In this article, we have presented the framework for the statistical approach to analyzing survival data. We have presented how survival models can be fitted and the estimates can be obtained. The common issues in survival data include negative survival durations due to error in the data entry, or an unequal number of cases in the various subgroups. The limitation of the Kaplan–Meier estimate is that it cannot be used for multivariate analysis as it only studies the effect of one factor at a time. Additionally, only categorical variables can be evaluated in the Kaplan–Meier method.

On the other hand, the Cox proportional hazards model plays an important role as it provides a way to understand the effect of continuous variables as well as categorical variables. This method is further used to fit a multivariate model to study the overall effects of more than one variable on survival. The fundamental assumption in the Cox model is that the hazards are proportional (PH), such that the relative hazard remains constant over time with different predictor or covariate levels. One of the methods of validating the assumption is the diagnosis of the Kaplan–Meier curves or testing of the Schoenfeld residuals. The curves should not cross each other. In case there is a violation of the assumption, one can use the stratified Cox method by stratifying the data using assumption-violating variable or factor. Also, Schemper’s weighted model and restricted mean survival time methods can be used in cases where the proportion hazards assumption is violated. After fitting the data in the multivariate model, it needs to be validated using various statistical tests and estimates.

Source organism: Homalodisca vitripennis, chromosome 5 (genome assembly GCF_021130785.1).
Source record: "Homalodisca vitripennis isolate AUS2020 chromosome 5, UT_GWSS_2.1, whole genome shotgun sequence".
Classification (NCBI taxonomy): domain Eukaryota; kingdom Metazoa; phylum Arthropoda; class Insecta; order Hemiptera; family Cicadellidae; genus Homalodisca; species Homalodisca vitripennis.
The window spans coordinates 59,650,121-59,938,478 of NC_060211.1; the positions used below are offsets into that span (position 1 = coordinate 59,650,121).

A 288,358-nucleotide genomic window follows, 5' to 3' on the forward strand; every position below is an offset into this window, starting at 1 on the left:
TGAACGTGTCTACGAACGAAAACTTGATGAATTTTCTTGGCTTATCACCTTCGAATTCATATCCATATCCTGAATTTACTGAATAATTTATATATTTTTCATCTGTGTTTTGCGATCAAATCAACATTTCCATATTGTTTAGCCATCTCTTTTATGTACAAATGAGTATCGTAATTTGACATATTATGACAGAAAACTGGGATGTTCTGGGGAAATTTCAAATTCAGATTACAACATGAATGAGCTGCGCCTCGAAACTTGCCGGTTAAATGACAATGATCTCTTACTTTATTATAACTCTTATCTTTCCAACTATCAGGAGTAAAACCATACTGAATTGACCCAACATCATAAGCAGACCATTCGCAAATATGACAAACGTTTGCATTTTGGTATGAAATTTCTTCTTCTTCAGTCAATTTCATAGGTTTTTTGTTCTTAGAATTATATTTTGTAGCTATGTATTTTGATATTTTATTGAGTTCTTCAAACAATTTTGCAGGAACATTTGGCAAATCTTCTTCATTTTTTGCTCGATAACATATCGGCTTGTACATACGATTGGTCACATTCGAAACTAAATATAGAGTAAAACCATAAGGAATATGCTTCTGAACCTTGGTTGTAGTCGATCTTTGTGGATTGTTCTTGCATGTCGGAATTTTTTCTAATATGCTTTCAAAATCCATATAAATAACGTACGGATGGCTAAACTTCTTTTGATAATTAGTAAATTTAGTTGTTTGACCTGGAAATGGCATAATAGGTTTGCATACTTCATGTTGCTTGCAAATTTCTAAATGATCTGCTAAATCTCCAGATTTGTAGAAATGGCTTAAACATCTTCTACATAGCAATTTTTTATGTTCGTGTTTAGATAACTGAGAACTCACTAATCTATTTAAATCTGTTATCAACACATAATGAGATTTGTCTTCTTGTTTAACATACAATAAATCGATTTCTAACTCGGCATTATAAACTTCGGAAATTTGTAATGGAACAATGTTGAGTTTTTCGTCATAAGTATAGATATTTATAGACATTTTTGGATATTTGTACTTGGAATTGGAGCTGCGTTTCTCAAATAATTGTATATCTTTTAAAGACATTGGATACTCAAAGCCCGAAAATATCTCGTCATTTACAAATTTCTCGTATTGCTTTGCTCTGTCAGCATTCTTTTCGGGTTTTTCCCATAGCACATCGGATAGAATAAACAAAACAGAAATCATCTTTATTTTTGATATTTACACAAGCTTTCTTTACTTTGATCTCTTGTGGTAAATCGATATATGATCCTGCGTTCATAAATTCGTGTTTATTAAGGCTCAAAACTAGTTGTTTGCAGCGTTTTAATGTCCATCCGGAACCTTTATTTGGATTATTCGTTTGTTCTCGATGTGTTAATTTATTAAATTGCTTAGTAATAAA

We have discussed the approach used frequently. We have used the advanced method for generating and presenting the survival curves which are demonstrated in Figure 2ad.

Figure 2:
(a) Overall survival curve with numbers at risk. (b) Recurrence-free survival curve with numbers at risk. (c) Overall survival curves for patients receiving hormone therapy and those not receiving hormone therapy. (d) Recurrence-free survival curves for patients receiving hormone therapy and those not receiving hormone therapy

Given the various challenges, it is necessary to ensure the benefits of using this type of data and methodology for analysis. There is a continuous need to develop flexible, robust, and easy methods of survival data analysis and to improve the methods for fitting multivariate models, Bayesian approaches,[12] and risk assessments.

Additional detailed easy-to-understand information on the methodology for survival analysis is provided in the textbooks by Collette[13] and Klein and Moeschberger.[14] Readers are also directed to refer to various articles that have been published in order to obtain a deeper understanding of survival analysis.[1516]


We discussed the process of using statistical methods and inferences to estimate survival and to establish the prognostic factors affecting survival. We have also introduced the mathematical survival model and the Cox proportional hazards model. There are multiple functions and packages available in R and other statistical programs like the Statistical Package for the Social Sciences (SPSS). The Survival package used most commonly includes various functions to easily analyze the survival data to obtain the required results. However, these functions need to be thoroughly studied to correctly fit the survival data. Assumptions and limitations of each method should be considered and accounted for before obtaining the required estimates.

Financial support and sponsorship


Conflicts of interest

There are no conflicts of interest.


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Breast cancer; clinical data; Kaplan–Meier; survival data